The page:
Assessment types | Formative | Standardized |

Overview | Assess recall | Assess critical thinking | Assess problem solving | Assess application| Assess attitudes

The assessment techniques listed in this section are collected from Angelo and Cross's book Classroom Assessment Techniques: A Handbook for College Teachers. They are meant to supplement traditional and summative forms of assessments such as examinations and term projects. These appealing formative and less formal assessment techniques can address different levels of learning objectives. They are particularly useful for online instructors to collect information from students and make adjustments to the course.


Syllabus

Misconception/Preconception Check
Identifying some of the most troublesome common misconceptions or preconceptions students bring to your course. Create a simple questionnaire (Likert-scale) to elicit information about students’ ideas and beliefs in these areas. This technique is designed to uncover specific instances of incorrect or incomplete knowledge, attitudes, or values that represent likely barriers to new learning.

Minute Paper
After completing a section or module, the instructor asks students to respond briefly to some variation of the following question: What was the most important thing you learned during this section? Students write their responses and submit them by e-mail. This technique provides manageable amounts of timely and useful feedback for a minimal investment of time and energy. It also ensures that students' questions will be raised and in many cases answered in time to facilitate further learning.

 

Analytic Memos
The Analytic Memo requires students to write a one or two page analysis of a specific problem or issue. The person for whom the memo is being written is usually identified as an employer, a client, or a stakeholder who needs the student's analysis to inform decision making. It assesses students’ ability to analyze assigned problems by using the discipline-specific approaches, methods, and techniques they are learning. Analytic Memos are particularly useful in disciplines that clearly relate to public policy or management.

Word Journal
Student summarizes a short text in a single word and then writes a paragraph or two explaining why he or she chose that particular word to summarize the text. Practice with this technique helps students develop the ability to write highly condensed abstracts and to chunk large amounts of information for more effective storage in long-term memory. It helps instructors assess students’ skills in reading, summarizing and defending and is best used to assess the reading of short texts.


Problem Recognition Tasks
Choose examples of several different, but related problem types that students find difficult to distinguish. The students’ task is to recognize and identify the particular type of problem each example represents. These tasks help instructors assess how well students can recognize various problem types and problem-solving approaches. This technique is useful in quantitative and technical fields, as well as policy analysis, nursing, medicine, law, and counseling.

Whats the Principle?
After students figure out what type of problem they are dealing with, they often must then decide what principle(s) to apply in order to solve the problem. This technique focuses on the second step in problem solving. It provides students with a few problems and asks them to state the principle that best applies to each problem. This technique assesses students’ ability to associate specific problems with the general principles used to solve them.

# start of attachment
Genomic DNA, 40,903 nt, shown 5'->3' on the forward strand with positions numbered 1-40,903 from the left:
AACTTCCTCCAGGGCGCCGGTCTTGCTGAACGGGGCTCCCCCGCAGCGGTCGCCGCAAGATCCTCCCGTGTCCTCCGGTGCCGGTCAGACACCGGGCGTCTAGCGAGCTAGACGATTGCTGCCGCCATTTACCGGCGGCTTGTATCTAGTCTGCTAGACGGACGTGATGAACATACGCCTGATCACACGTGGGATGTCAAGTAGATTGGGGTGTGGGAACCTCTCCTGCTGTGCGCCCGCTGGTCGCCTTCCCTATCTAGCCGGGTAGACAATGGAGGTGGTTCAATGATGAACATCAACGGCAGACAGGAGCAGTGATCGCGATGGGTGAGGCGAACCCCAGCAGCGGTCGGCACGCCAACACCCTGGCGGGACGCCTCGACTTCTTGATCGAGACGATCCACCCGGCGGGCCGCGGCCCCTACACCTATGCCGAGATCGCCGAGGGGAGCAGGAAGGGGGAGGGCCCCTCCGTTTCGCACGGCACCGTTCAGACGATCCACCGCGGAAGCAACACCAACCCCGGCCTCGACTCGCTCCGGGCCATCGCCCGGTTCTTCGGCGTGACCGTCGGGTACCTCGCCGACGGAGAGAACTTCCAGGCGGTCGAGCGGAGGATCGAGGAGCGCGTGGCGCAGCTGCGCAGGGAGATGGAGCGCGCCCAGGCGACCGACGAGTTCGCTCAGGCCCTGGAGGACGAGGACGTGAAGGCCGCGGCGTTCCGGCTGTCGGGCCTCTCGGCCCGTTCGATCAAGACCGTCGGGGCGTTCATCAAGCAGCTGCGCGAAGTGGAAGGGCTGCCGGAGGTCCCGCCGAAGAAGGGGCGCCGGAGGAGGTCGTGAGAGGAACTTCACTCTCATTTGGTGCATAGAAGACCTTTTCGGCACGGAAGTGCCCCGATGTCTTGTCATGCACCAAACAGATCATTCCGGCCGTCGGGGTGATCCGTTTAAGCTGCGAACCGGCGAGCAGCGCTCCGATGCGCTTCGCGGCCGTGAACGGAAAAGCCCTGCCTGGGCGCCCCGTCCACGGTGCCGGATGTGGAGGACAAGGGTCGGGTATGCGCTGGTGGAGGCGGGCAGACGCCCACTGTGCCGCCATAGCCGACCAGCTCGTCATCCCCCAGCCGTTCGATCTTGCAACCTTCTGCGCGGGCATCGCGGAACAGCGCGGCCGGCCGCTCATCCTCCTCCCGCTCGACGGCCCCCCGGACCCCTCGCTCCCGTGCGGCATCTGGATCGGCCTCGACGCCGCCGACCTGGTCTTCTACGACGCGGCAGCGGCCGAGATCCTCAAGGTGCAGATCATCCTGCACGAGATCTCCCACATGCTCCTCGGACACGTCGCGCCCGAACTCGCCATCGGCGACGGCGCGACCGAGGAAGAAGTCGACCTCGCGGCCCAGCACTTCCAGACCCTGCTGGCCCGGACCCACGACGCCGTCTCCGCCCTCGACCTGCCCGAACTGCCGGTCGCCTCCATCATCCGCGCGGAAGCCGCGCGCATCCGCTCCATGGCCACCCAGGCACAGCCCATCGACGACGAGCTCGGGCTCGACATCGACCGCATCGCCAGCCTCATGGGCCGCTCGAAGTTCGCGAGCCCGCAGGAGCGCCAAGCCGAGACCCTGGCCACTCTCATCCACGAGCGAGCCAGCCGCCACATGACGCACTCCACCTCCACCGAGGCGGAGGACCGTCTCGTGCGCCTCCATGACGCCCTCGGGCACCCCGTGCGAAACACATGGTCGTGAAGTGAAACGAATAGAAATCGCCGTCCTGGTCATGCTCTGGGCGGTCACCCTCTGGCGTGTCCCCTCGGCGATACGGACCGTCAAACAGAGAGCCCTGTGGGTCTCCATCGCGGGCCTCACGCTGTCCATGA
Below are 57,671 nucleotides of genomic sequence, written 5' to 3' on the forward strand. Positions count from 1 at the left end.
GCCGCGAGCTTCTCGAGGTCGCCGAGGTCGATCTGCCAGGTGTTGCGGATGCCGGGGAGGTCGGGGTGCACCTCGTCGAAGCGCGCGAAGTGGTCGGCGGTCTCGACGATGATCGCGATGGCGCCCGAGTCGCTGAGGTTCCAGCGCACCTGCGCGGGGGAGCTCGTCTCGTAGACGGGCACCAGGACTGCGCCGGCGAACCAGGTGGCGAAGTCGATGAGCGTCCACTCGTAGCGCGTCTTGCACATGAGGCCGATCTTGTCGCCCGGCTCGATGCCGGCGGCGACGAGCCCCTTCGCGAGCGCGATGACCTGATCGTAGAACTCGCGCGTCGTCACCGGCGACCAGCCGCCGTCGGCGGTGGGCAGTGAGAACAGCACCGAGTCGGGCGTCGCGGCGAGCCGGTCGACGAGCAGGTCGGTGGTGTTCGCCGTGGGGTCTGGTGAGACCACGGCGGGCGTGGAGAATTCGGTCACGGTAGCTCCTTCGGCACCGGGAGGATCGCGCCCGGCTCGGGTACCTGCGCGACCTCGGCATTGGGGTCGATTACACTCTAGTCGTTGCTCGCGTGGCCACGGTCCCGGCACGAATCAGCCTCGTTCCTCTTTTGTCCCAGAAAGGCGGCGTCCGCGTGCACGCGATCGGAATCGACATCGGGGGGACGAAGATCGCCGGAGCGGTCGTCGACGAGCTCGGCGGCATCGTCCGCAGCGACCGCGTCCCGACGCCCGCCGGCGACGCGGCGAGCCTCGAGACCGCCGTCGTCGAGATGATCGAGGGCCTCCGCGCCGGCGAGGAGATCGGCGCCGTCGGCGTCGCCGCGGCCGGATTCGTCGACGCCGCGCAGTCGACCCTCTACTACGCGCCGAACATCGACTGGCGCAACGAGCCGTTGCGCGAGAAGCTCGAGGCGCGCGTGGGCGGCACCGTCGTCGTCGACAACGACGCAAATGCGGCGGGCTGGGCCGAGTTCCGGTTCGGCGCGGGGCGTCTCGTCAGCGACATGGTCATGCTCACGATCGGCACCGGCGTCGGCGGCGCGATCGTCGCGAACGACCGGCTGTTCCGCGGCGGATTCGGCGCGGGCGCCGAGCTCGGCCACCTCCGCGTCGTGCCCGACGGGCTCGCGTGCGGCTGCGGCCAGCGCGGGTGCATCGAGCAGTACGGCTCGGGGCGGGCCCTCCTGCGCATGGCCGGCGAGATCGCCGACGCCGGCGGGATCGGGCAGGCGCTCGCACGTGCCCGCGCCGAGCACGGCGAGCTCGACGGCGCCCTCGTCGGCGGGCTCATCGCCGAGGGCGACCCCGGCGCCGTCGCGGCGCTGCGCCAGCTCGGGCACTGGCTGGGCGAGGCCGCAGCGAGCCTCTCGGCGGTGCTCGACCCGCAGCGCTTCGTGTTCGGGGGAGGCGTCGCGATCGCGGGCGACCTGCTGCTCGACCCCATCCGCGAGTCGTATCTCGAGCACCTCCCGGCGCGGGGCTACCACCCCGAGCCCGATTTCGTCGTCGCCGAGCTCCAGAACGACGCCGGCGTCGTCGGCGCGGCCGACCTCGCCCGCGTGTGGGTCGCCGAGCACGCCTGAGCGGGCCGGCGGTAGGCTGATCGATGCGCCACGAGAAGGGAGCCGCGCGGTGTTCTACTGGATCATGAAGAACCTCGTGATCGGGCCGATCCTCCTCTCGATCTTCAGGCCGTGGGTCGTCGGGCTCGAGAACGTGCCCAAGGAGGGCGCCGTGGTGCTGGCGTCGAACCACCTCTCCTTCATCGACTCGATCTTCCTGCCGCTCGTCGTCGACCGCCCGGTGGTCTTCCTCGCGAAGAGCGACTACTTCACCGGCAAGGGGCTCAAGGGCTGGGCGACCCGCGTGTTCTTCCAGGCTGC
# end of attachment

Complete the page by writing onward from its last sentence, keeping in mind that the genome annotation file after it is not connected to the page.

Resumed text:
Application Cards
After students have read about an important principle, generalization, theory, or procedure, the student is asked to write down at least one possible, real-world application for what they have just learned. Have students submit their Applications Cards by e-mail or messages and let students know when they will get feedback. Pick out three to five of the best applications to share with the class. This technique can be used as a starting point for discussions of the possible consequences of various applications.

Paper or Project Prospectus
A prospectus is a brief, structured first-draft plan for a term paper. This technique assesses students’ skill at synthesizing what they have already learned about a topic or field as they plan their own learning projects. It is best to use this technique immediately after the paper or project is assigned, so that there will be adequate time for analysis and feedback.


Class Opinion Polls (Survey Monkey, Google Docs, Adobe Connect, Doodle)
Class Opinion Polling helps instructors discover student opinions about course-related issues. Choose questions or issues about which students may have opinions that could affect their learning for class opinion poll. Class Opinion Polling encourages students to discover their own opinions about issues, to compare their opinions with those of their classmates, and to test their opinions against evidence and expert opinion. Polling can also be used as a pre- and post-assessment device, to determine whether and how students' opinions have changed in response to class discussions and assignments. There are various tools available to collect students opinions, including Survey Monkey, Google Docs, Adobe Connect, Doodle, and etc.

Focused Autobiographical Sketches
In this technique, students are directed to write a one or two-page autobiographical sketch focused on a single successful learning experience in their past. Sketch provides information on the students' self-concept and self-awareness as learners within a specific field. This technique is appropriate for any course that is likely to cause student anxiety and that aims at helping students develop their self-confidence, self-awareness, and skill at self-assessment.